• A common bug in many professional codebases is that they assume programs are going to be executed on a system with latin encoding. For instance, if one of the answers that the user could have given was the letter 'i', your code would have failed if you checked for the uppercase letter 'I' and the program was executed on a Turkish machine, because in Turkish, "i".toUpperCase() returns "İ".

    If your application is not internationalized and you use hard-coded strings in a particular language, then also perform string operations using the same Locale:
    5 days ago
  • All your POMs are poorly indented. Use consistent indenting.
  • It's common for group and artifact IDs to be all lowercase.
  • Your parent POM doesn't lock down the following plugins: maven-antrun-plugin, maven-assembly-plugin, maven-dependency-plugin, maven-release-plugin.
  • Your parent POM declares dependencies that should be declared in sub-modules. Right now it forces all sub-modules to have dependencies they might not need. Use <dependencyManagement> if you just want to configure dependencies without requiring them.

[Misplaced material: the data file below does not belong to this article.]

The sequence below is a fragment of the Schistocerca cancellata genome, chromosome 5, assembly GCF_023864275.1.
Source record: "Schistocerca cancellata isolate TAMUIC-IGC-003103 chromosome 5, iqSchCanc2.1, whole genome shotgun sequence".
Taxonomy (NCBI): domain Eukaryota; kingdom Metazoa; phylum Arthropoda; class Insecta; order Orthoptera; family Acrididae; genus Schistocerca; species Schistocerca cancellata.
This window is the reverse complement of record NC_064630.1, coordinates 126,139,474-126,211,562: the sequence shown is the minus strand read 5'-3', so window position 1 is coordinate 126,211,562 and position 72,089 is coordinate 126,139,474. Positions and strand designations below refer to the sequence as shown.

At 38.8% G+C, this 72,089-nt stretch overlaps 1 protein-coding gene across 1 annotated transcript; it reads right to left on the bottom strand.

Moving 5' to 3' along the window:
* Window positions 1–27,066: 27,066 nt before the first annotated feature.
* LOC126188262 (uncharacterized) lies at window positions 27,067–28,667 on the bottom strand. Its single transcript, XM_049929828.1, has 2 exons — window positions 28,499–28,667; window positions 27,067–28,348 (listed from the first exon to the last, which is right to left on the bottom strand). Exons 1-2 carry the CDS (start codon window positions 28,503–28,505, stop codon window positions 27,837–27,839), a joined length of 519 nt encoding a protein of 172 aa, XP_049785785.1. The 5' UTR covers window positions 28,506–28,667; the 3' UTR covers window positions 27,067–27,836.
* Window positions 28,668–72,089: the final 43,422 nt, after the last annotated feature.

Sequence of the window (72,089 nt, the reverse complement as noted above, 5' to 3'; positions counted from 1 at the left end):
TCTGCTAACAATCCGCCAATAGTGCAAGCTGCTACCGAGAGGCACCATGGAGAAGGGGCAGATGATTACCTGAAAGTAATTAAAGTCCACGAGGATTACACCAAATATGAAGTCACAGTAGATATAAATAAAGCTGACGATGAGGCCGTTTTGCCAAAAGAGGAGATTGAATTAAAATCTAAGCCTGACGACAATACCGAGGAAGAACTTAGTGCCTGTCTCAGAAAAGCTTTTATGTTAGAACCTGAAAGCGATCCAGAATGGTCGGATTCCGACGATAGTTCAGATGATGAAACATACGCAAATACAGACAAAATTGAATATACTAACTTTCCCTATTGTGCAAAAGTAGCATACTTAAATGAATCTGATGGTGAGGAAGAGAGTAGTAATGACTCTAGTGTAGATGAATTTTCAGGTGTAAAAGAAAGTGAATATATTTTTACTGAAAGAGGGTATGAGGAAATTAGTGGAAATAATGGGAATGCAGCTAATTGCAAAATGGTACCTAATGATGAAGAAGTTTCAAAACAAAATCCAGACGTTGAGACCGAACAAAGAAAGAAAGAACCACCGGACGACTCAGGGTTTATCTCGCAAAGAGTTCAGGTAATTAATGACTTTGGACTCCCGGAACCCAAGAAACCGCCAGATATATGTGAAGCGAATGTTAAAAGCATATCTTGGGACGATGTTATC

• You can remove <packaging>jar</packaging> from your POMs, because that's the default.
  • Try to list plugins and dependencies alphabetically by group ID and then by artifact ID, to make them easy to locate.
  • Properties are inherited, so you don't have to declare the source encoding and compiler version in every sub-module.
  • Plugin configuration is inherited, so you don't have to reconfigure plugins in sub-modules when you've configured them in the <pluginManagement> element of the parent POM.
  • You can pre-configure the versions of commonly used plugins in your parent POM. Your sub-modules then only have to declare the group and artifact IDs, and can omit the version.
  • Eliminate explicit declarations of transitive dependencies from your POM. For instance, your analysis module directly depends on commons-math3, but the declaration is unnecessary because it already gets that dependency through the core module.